There would only be police-uniformed men dragging them off to locked, windowless rooms on the back side of graffitied streets where, for 14 hell-on-earth days, none of those huddled girls would be offered any light, food, or hope — only bone-cracking beatings.

The uniformed men are no police officers, Caine tells us. Selena’s shaking her head, writing notes.

They are human traffickers masquerading as law enforcement to perversely enforce the twisted perspective that there’s no help these young trafficked victims can count on.

And none of these girls are being housed in any hotel — they are shut up in what’s known as a breaking room, the kind Caine would take Selena, Ashley and I to walk through. Where heavy cigarette smoke burns the eyes and clothes are torn off the body and over the course of a stream of endless days and nights, one’s sense of will and value and dignity is systematically broken. Breaking rooms for trafficked women — like the way dogs are broken in and trained. Yet categorically more inhumane.

When the remaining 28 girls were sufficiently violated into submission, Caine tells us, their captors smuggle them down to a dock, throw them into into a dinghy to be swept by waves into Greece and directly into its teeming highway of trafficking and brothels and sex dens. Into a trafficking highway where souls of girls are desecrated and maimed by men divorced from their own souls.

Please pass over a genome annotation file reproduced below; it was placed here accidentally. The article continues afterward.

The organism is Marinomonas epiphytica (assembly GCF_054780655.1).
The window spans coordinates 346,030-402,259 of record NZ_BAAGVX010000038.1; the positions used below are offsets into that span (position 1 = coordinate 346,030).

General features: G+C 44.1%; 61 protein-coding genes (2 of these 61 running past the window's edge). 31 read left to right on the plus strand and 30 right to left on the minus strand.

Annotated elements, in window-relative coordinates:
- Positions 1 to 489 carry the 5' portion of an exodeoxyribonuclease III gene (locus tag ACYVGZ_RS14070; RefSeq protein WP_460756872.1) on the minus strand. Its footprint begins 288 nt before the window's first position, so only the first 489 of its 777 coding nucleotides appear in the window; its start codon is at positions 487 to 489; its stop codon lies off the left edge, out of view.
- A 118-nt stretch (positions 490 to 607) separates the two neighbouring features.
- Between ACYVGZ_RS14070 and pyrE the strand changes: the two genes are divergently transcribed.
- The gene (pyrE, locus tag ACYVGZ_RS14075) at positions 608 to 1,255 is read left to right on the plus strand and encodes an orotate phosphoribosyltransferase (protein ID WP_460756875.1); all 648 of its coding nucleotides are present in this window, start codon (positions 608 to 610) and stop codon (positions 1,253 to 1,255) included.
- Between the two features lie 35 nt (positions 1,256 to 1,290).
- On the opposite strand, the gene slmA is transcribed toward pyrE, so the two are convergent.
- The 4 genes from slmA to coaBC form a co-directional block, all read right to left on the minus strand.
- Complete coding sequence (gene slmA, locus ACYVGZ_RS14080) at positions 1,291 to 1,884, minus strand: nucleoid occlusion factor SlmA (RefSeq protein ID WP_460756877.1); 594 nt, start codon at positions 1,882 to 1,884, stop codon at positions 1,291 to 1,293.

Where women’s bodies are taken and splayed as tools to gratify their cheap thrills and deranged hungers at the expense of a woman’s very being.

Somewhere across the Mediterranean, the battering waves upends the dinghy.

Caine’s voice drops low, slows, like she can hardly bear the weight of this story:

Only 5 of the shivering are plucked out of the sea by the coast guard — because 23 swallowed lungs full of salty brine until they were washed away out to sea.

Current death total of 60 original trafficked girls: 55.